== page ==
Above Discovery by Jennifer Falkner

Above Discovery by Jennifer Falkner is a very slim little volume of short stories, almost unassuming. Inside is a wild ride of stories, yanking you from different eras and styles every few pages, but somehow fully immersing you into these stories in only a few words. What results is a thoroughly riveting set of stories, impressive in breadth of topic and style. Falkner’s debut collection of short stories is one to read, and one to watch. Each story was interesting, and completely unlike the one preceding it, which was impressive.

Falkner opens her collection with a set of journal entries in “Nineteen Above Discovery,” the writings of Alma, who has come to look for gold in the Klondike with her brother Jack, fleeing a home where they had nothing but their father’s debts. And from this dark, desperate collection of journal entries, we are launched into a multitude of other times and realities: ancient Greece, Shakespearean England, dream worlds, and more. Set in a contemporary time is “Columbina,” about a puppeteer who takes up the craft after having to quit ballet, and her first puppet, who despises her mentor and partner in puppetry. A sinister story about the power Columbina has, it takes a step into the realm of the Gothic, while later, “The Inventory,” about a couple going through the collections of preserved insects of a dead biologist, set in a future without insects in the world. Here, Falkner steps into a strange sci-fi moment. The stories in this collection slip into all genres, and yet come together to make a cohesive volume.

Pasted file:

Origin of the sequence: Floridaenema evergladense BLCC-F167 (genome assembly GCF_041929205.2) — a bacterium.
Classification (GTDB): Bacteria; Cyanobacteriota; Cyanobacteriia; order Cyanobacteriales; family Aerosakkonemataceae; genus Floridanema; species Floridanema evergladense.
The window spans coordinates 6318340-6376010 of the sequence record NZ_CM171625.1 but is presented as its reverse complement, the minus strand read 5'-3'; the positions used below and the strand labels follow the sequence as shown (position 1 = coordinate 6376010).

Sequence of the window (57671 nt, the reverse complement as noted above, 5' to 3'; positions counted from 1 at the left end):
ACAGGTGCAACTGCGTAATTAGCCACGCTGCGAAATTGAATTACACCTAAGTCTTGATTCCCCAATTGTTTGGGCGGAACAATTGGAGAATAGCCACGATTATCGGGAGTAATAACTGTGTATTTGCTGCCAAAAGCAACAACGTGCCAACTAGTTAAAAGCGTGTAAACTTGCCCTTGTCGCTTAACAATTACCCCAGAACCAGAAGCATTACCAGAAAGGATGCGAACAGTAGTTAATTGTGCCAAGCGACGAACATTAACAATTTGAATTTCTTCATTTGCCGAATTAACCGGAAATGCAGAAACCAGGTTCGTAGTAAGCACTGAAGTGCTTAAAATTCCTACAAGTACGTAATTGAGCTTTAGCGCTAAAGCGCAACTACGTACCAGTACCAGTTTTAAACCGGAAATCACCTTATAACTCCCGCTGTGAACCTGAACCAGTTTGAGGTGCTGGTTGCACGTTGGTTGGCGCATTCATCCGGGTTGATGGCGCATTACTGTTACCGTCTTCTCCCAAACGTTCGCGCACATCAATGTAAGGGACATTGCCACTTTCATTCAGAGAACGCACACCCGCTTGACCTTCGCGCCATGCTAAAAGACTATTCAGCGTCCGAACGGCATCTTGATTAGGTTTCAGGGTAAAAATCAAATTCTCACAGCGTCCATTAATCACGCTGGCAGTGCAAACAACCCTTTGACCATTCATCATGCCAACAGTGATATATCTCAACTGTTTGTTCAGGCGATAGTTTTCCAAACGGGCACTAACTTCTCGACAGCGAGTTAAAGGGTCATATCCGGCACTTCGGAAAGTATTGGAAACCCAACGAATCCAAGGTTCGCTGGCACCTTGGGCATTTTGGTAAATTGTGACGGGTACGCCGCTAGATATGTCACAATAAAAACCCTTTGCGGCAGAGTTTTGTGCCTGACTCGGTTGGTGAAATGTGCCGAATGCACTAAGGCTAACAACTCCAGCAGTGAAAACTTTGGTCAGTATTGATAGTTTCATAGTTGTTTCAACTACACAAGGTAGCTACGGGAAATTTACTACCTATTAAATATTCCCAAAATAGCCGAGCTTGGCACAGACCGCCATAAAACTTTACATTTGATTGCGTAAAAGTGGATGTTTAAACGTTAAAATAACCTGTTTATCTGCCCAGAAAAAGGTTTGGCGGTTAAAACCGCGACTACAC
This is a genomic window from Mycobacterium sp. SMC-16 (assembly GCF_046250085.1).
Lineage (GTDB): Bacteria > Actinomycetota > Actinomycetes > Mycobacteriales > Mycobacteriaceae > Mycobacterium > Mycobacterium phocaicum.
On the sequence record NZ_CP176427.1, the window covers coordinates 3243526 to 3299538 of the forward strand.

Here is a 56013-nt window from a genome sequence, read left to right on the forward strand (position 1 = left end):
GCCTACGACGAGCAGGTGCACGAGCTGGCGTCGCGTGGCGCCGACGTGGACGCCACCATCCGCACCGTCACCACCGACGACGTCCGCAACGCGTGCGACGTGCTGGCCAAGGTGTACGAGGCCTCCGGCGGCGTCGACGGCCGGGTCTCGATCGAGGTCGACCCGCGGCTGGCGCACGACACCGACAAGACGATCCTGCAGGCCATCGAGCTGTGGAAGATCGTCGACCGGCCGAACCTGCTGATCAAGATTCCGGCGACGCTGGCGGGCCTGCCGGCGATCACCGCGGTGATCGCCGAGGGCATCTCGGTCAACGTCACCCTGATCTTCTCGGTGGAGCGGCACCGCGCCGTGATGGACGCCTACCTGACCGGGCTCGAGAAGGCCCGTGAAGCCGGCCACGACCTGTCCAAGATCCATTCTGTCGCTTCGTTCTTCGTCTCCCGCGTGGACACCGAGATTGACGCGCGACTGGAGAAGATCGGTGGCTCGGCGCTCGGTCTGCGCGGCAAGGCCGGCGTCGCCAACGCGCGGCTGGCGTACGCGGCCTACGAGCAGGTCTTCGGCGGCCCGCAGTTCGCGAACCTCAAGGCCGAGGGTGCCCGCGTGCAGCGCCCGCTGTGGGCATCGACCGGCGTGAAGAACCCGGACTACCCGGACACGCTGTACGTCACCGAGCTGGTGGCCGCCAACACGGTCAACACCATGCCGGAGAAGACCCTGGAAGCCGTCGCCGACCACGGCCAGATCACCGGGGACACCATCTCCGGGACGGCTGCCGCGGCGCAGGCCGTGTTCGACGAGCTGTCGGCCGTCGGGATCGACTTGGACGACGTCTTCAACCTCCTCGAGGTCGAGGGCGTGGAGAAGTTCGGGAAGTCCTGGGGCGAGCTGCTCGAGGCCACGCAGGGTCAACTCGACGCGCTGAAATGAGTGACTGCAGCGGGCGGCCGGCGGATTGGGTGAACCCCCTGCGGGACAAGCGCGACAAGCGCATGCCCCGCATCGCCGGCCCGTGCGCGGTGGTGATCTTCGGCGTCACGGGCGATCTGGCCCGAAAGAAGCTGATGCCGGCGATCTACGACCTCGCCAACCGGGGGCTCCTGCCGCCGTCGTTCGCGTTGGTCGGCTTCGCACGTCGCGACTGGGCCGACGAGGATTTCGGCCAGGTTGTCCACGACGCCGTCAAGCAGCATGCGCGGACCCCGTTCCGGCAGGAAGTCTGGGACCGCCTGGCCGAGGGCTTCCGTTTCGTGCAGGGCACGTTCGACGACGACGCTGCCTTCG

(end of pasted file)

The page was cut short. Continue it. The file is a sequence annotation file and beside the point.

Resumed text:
Falkner’s voice is strong, but measured enough to allow each story to be wholly unique from the ones which precede it. Falkner’s writing is careful and deliberate, choosing words with great weight and not wasting a single one, allowing her to create these full stories in the space of a few pages. Falkner is a talented writer, and particularly skilled in the realm of short story writing. I have high standards for my short stories, and I enjoyed Above Discovery immensely.

My only quibble with this collection is that I wish it had been longer. Falkner builds little worlds in the span of a few pages, incredibly well, but there were a few stories where length would have been more beneficial, letting the reader in a bit more and making the story richer. Stories like “Lion in the Desert” were lovely, but left me a little uncertain and wanting more. Either way, I’ll be looking for more Jennifer Falkner in the future, and will be looking forward to see what she could do in a longer format, because her work in short stories is pretty great.

Raised in Alberta, Jennifer Falkner lives in Ottawa, on the traditional, unceded territory of the Algonquin Anishinabeg First Nation. She has degrees in ancient history and currently works as a library technician. Her stories have won the HWA/Dorothy Dunnett Short Story competition, the Retreat West Short Story Contest, and the Little Bird Short Story Contest. She is the author of the novella Susanna Hall, Her Book, inspired by the life of Shakespeare’s daughter.

  • Publisher ‏ : ‎ Invisible Publishing (May 23 2023)
  • Language ‏ : ‎ English
  • Paperback ‏ : ‎ 109 pages
  • ISBN-10 ‏ : ‎ 1778430201
  • ISBN-13 ‏ : ‎ 978-1778430206

 -- Website

Alison Manley has ricocheted between New Brunswick and Nova Scotia for most of her life. Now in Halifax, Nova Scotia, she is the Cataloguing and Metadata Librarian at Saint Mary's University. Her past life includes a long stint as a hospital librarian on the banks of the mighty Miramichi River. She has an honours BA in political science and English from St. Francis Xavier University, and a Master of Library and Information Studies from Dalhousie University. While she's adamant that her love of reading has nothing to do with her work, her ability to consume large amounts of information very quickly sure is helpful. She is often identified by her very red lipstick, and lives with her partner Brett and cat, Toasted Marshmallow.